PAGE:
Message is clear: Don't Buy It, Don't Supply It
A new campaign was launched on Friday evening at the Galashiels Interchange, raising awareness of the issue of adults buying alcohol for children and young people.
Inspired by concerns raised by young people in Galashiels, the Don’t Buy It, Don’t Supply It initiative will aim to highlight new legislation which makes it an offence to simply supply alcohol for anyone under 18.
Under the Air Weapons and Licensing (Scotland) Act 2015, if an adult is caught supplying or buying alcohol for an under-18, they could face a fine of up to £5,000 or up to three months in prison.
If under 18 and caught by the police with alcohol, it will be confiscated, which may lead to serious consequences for the person who supplied or purchased it.
Retailers and licensees also face serious implications if caught selling to under-18s.
Councillor Watson McAteer, chair of Scottish Borders Council’s Police, Fire and Rescue and Safer Communities Board, said: “I am pleased to support the Don’t Buy It, Don’t Supply It campaign which has come about because of concerns raised directly by young people.
“Direct purchase of alcohol by an under 18 is rare, with the majority of alcohol being sourced from home, a friend or a relative.
“That is why this campaign is focussing on raising awareness amongst adults of their legal responsibilities and potential consequences if they are found to be buying alcohol for children and young people, which can be a significant fine or even lead to time in jail.”
Youngsters from TD1 Youth Hub and Galashiels Academy came up with the slogan for the campaign, and provided the initial poster design which will feature across the Borders.
It is being taken forward by the Scottish Borders Safer Communities Team, incorporating Scottish Borders Council, Police Scotland and the Scottish Fire and Rescue Service, with support from the Borders Alcohol and Drugs Partnership.
The campaign will focus on key times when underage drinking is an issue – Christmas/New Year, rugby sevens season and Borders summer festivals – and will ask parents to think twice when their under 18 child asks them to buy alcohol.
The campaign will see police and partners carrying out a range of activities during the festive period.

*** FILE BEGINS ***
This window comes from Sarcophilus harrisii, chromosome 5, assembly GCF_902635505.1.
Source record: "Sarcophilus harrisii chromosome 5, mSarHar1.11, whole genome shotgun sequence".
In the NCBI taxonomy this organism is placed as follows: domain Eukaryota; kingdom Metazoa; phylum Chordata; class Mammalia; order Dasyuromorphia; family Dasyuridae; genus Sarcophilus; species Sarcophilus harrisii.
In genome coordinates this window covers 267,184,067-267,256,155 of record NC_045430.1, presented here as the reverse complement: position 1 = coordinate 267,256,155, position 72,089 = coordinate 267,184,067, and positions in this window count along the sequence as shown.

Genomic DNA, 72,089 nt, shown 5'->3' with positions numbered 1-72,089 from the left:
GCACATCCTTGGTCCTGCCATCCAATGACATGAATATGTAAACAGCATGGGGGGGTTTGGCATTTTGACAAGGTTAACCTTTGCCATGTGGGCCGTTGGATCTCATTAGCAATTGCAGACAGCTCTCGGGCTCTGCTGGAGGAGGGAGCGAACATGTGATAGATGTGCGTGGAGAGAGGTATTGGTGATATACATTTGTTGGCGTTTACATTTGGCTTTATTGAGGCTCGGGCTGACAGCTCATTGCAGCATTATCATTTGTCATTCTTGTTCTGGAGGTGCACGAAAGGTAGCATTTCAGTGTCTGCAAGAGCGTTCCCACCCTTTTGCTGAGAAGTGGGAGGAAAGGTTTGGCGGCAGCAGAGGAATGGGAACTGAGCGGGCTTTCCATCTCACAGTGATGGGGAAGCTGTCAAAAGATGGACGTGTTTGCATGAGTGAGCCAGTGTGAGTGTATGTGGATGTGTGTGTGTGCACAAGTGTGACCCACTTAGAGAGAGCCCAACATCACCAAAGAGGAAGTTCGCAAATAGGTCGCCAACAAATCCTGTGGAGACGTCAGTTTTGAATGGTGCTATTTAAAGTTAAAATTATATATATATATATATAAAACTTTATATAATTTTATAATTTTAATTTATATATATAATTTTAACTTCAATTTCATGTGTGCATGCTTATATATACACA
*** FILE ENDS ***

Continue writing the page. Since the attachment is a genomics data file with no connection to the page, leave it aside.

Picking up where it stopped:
All 450 licensed premises in the Borders have also been provided with a campaign poster and information to encourage support for the campaign.
Anyone wishing to support the campaign can download materials from www.scotborders.gov.uk/dontbuydontsupply
Tim Patterson, joint director of public health and chair of the Borders Alcohol and Drugs Partnership, said: “It is really important that adults consider their responsibilities.
“We know that teenage drinking can have an immediate and long-term impact on health and the earlier teenagers start drinking regularly, the greater the risk of problem drinking in adulthood.”
Police Scotland Community Inspector Tony Hodges added: “We are committed to keeping young members of our community safe from harm and underage drinking increases the risk to their safety.
“In addition, a significant proportion of the youth-related anti-social behaviour we respond to comes as a result of those involved being under the influence.
“I would urge parents and guardians of all young people to discuss the dangers associated with underage drinking with their children.
“We will not tolerate such offences and fully support this campaign.”
Councillor John Greenwell, chair of the Scottish Borders Licensing Board, added: “The board fully supports the Don’t Buy It, Don’t Supply It campaign. I am particularly pleased that TD1 Youth Hub has been so heavily involved.”
Douglas Ormston of TD1 Youth Hub said: “The initiative came about after we did some research and discovered that underage drinking was an issue.
“After speaking to the Borders Alcohol and Drugs Partnership, we agreed to start a campaign to raise awareness, which has been taken forward by the Scottish Borders Safer Communities team.
“Alcohol can put young people into dangerous situations and lead to anti-social behaviour which is why we need to ensure adults do not buy or supply them with drink.”